Perfect gorgeous sunny day, feeling like summer.

Media coverage
To report a sentence from Ioana, FinTechStage had a media cover like a Led Zeppelin concert. And itā€™s true.
Articles and some very nice videos flooded. See some samples here.

Doing good
I announced in the closing remarks our funding of 10 students from the University of Makelele, in Kampala (Uganda). IĀ donā€™t think I explained myself well enough. Reason being I simply felt too overwhelmed by emotions.Ā Kosta, who knows me well, sent me an SMS saying ā€œI bet I missed some tearsā€ and he was close :D.
The idea is to finance this project instead of give the speakers a token for their time as I already wrote previously – here – in my blog : changing the world one person at the time.

The networking wall was something that most of the attendees had never seen before.
Mariela deployed close to one kilometre of thread to show the connections between people, topics and attendees.
Pictures flooded on that wall !

Finally, least but not last… A hugeĀ thank you to my partners in this fantastic adventure :

MarielaĀ for the design, the wall, her creativity, for being my shadow during the whole event and to be so good to find a walk around to anything.

Ioana, for being so fantastically available all the time, for her precious gathering data skills, for her permanent smile and for being always – always – there.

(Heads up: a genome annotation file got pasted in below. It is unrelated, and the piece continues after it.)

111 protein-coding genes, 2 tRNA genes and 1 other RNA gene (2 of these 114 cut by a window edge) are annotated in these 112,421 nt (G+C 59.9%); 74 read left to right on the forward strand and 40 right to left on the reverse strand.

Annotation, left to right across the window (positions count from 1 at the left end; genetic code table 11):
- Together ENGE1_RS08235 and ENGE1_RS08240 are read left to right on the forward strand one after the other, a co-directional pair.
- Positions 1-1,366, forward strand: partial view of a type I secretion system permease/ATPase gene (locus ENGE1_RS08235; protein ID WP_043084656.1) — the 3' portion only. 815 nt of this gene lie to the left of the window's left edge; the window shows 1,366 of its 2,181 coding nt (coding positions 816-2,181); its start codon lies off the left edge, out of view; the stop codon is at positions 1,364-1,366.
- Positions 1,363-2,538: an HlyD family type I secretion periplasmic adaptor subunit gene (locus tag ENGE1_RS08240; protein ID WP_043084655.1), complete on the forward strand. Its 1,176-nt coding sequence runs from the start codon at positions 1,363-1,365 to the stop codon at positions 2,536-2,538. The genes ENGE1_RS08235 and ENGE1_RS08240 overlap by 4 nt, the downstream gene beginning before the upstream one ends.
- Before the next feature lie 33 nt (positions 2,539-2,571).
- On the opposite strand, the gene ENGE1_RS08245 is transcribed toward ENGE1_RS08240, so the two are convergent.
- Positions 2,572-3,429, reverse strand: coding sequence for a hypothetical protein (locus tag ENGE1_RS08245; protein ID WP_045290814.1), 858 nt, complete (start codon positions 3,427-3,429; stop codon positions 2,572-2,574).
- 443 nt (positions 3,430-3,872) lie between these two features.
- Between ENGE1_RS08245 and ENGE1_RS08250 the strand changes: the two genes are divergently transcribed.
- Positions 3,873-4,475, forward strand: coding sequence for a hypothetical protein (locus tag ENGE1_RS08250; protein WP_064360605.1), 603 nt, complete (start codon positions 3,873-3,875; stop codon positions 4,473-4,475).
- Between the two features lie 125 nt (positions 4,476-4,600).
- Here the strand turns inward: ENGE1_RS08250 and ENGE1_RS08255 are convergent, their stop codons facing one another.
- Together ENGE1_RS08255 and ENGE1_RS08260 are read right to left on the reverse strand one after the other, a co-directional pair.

Lazaro, for being crazy enough to jump with me in this adventure, for his support, for stepping up when needed, and for his constant, invaluable advice (for persuading me to do things I would not have done, that revealed themselves to be a REALLY good ideas afterwards).


Ehm, forgot to say, March 31st was my 45th birthday. I never celebrate, but this one will be unforgettable.

The next FTS date ? Coming our soon enough.

Stay Tuned, for real.

Ā Matteo


The largest the bank, the less they (should, would, will) care ?

Despite the fact that I have some 23 hours plane on my way to Sydney, this post will be a short one, because in the meantime I posted another one. PlusĀ now I am beyond busy finalising FinTechStage.
It’s just a conversation I had recently with someone I do consider very highly and respect a lot.

As I partner in a venture fund, a billion dollar exit would be considered a success, no doubts. Well, it’s reasonable to think a fund like the one I am managing with Mircea would still hold some low 2-digit stake in the exited company. So we could make at least our limited partners recover their money and by all means accomplished a very important part of our mission :Ā not to loose money.